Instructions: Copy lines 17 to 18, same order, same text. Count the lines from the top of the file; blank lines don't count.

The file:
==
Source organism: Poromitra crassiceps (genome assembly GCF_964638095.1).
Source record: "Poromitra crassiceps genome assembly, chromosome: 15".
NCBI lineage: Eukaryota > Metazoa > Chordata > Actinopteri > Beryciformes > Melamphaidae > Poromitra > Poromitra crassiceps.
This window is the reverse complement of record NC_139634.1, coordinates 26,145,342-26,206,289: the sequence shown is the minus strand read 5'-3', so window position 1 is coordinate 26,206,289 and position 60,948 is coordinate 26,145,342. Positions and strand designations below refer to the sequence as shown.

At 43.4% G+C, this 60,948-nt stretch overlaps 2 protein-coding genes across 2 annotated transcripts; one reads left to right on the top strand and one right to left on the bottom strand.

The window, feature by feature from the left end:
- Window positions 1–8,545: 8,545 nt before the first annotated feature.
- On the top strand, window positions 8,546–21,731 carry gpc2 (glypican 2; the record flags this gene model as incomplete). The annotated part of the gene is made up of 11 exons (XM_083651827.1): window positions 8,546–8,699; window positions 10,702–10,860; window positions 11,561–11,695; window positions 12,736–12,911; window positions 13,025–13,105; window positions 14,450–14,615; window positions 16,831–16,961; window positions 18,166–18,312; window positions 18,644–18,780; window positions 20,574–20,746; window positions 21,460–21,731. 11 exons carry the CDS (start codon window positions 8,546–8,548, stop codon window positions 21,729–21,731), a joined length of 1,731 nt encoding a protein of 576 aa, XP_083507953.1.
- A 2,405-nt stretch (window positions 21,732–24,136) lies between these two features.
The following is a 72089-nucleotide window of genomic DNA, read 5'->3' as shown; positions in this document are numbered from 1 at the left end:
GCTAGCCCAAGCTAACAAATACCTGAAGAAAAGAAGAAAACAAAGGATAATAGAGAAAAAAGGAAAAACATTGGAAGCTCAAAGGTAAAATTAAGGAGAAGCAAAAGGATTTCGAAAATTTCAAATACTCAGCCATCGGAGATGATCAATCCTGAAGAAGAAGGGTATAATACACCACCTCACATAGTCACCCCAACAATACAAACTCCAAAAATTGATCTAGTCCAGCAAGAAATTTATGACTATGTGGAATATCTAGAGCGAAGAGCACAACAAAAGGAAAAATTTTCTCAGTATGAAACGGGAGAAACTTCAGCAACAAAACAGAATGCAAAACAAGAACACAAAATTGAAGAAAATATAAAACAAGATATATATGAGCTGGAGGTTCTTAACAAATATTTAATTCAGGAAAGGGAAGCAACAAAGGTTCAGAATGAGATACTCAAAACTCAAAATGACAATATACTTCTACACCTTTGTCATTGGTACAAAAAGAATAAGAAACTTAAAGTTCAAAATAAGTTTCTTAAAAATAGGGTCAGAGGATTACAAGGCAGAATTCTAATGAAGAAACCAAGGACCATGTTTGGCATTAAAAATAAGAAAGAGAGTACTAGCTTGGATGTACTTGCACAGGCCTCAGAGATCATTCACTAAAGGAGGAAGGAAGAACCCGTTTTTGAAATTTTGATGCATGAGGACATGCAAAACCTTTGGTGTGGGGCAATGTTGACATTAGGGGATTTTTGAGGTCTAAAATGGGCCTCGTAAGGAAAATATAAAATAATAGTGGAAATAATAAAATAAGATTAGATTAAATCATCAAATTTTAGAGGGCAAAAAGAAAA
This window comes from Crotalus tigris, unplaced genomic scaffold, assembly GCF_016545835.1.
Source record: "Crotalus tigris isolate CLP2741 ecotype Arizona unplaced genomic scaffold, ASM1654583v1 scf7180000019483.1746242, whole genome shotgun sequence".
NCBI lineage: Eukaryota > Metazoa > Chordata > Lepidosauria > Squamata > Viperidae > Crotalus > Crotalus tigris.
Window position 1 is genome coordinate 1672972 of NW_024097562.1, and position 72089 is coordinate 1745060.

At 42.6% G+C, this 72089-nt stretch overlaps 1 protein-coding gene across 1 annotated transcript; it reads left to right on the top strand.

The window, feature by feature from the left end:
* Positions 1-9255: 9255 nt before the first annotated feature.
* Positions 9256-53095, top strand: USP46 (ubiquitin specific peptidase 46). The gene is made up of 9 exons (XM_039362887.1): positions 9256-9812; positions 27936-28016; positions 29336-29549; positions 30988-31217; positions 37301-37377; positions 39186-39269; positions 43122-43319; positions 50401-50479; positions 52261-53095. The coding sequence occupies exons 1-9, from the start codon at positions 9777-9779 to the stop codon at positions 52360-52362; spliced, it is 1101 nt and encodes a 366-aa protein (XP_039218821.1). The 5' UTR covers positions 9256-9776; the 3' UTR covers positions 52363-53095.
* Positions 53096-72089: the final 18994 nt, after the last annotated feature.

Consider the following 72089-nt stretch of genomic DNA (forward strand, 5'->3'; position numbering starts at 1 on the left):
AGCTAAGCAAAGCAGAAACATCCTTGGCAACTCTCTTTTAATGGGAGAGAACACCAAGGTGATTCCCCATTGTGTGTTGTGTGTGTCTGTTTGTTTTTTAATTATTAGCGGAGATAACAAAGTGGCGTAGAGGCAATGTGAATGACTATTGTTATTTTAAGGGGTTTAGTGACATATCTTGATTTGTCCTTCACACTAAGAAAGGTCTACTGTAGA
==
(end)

The window, feature by feature from the left end:
* Positions 1-9255: 9255 nt before the first annotated feature.